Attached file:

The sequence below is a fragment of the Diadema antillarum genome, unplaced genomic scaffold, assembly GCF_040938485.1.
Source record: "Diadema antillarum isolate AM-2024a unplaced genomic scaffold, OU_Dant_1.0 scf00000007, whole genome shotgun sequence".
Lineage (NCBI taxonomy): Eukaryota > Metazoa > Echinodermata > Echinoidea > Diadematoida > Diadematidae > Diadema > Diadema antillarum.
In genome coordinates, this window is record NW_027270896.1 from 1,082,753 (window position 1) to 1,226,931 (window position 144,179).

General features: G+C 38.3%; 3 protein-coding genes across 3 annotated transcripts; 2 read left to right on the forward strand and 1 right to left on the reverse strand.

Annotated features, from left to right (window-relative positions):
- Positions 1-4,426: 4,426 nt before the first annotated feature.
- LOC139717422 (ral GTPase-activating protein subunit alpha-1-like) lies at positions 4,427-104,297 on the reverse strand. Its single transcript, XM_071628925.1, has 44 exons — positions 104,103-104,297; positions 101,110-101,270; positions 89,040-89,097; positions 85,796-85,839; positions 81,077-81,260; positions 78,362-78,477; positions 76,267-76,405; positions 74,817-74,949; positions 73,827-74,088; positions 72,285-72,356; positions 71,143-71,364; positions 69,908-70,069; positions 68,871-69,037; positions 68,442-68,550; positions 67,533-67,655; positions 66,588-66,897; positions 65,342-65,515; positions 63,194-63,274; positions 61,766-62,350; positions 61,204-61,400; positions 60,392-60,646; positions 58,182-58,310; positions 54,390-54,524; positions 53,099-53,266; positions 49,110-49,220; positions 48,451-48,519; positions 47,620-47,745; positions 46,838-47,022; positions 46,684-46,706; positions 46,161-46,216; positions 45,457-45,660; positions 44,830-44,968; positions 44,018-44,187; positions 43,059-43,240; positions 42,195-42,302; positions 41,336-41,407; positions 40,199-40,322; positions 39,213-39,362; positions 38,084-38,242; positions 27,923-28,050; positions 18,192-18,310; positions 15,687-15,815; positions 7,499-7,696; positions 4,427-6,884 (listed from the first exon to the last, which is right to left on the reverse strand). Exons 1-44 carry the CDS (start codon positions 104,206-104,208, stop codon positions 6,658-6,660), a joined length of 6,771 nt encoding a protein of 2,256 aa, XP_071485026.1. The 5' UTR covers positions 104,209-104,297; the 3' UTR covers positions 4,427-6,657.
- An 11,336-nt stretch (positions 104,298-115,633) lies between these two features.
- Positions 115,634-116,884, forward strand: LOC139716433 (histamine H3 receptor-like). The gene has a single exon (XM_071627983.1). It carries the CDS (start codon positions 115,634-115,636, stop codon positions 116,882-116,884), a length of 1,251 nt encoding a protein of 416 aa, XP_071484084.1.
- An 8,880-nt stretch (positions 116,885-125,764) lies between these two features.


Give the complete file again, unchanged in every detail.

The sequence below is a fragment of the Diadema antillarum genome, unplaced genomic scaffold, assembly GCF_040938485.1.
Source record: "Diadema antillarum isolate AM-2024a unplaced genomic scaffold, OU_Dant_1.0 scf00000007, whole genome shotgun sequence".
Lineage (NCBI taxonomy): Eukaryota > Metazoa > Echinodermata > Echinoidea > Diadematoida > Diadematidae > Diadema > Diadema antillarum.
In genome coordinates, this window is record NW_027270896.1 from 1,082,753 (window position 1) to 1,226,931 (window position 144,179).

General features: G+C 38.3%; 3 protein-coding genes across 3 annotated transcripts; 2 read left to right on the forward strand and 1 right to left on the reverse strand.

Annotated features, from left to right (window-relative positions):
- Positions 1-4,426: 4,426 nt before the first annotated feature.
- LOC139717422 (ral GTPase-activating protein subunit alpha-1-like) lies at positions 4,427-104,297 on the reverse strand. Its single transcript, XM_071628925.1, has 44 exons — positions 104,103-104,297; positions 101,110-101,270; positions 89,040-89,097; positions 85,796-85,839; positions 81,077-81,260; positions 78,362-78,477; positions 76,267-76,405; positions 74,817-74,949; positions 73,827-74,088; positions 72,285-72,356; positions 71,143-71,364; positions 69,908-70,069; positions 68,871-69,037; positions 68,442-68,550; positions 67,533-67,655; positions 66,588-66,897; positions 65,342-65,515; positions 63,194-63,274; positions 61,766-62,350; positions 61,204-61,400; positions 60,392-60,646; positions 58,182-58,310; positions 54,390-54,524; positions 53,099-53,266; positions 49,110-49,220; positions 48,451-48,519; positions 47,620-47,745; positions 46,838-47,022; positions 46,684-46,706; positions 46,161-46,216; positions 45,457-45,660; positions 44,830-44,968; positions 44,018-44,187; positions 43,059-43,240; positions 42,195-42,302; positions 41,336-41,407; positions 40,199-40,322; positions 39,213-39,362; positions 38,084-38,242; positions 27,923-28,050; positions 18,192-18,310; positions 15,687-15,815; positions 7,499-7,696; positions 4,427-6,884 (listed from the first exon to the last, which is right to left on the reverse strand). Exons 1-44 carry the CDS (start codon positions 104,206-104,208, stop codon positions 6,658-6,660), a joined length of 6,771 nt encoding a protein of 2,256 aa, XP_071485026.1. The 5' UTR covers positions 104,209-104,297; the 3' UTR covers positions 4,427-6,657.
- An 11,336-nt stretch (positions 104,298-115,633) lies between these two features.
- Positions 115,634-116,884, forward strand: LOC139716433 (histamine H3 receptor-like). The gene has a single exon (XM_071627983.1). It carries the CDS (start codon positions 115,634-115,636, stop codon positions 116,882-116,884), a length of 1,251 nt encoding a protein of 416 aa, XP_071484084.1.
- An 8,880-nt stretch (positions 116,885-125,764) lies between these two features.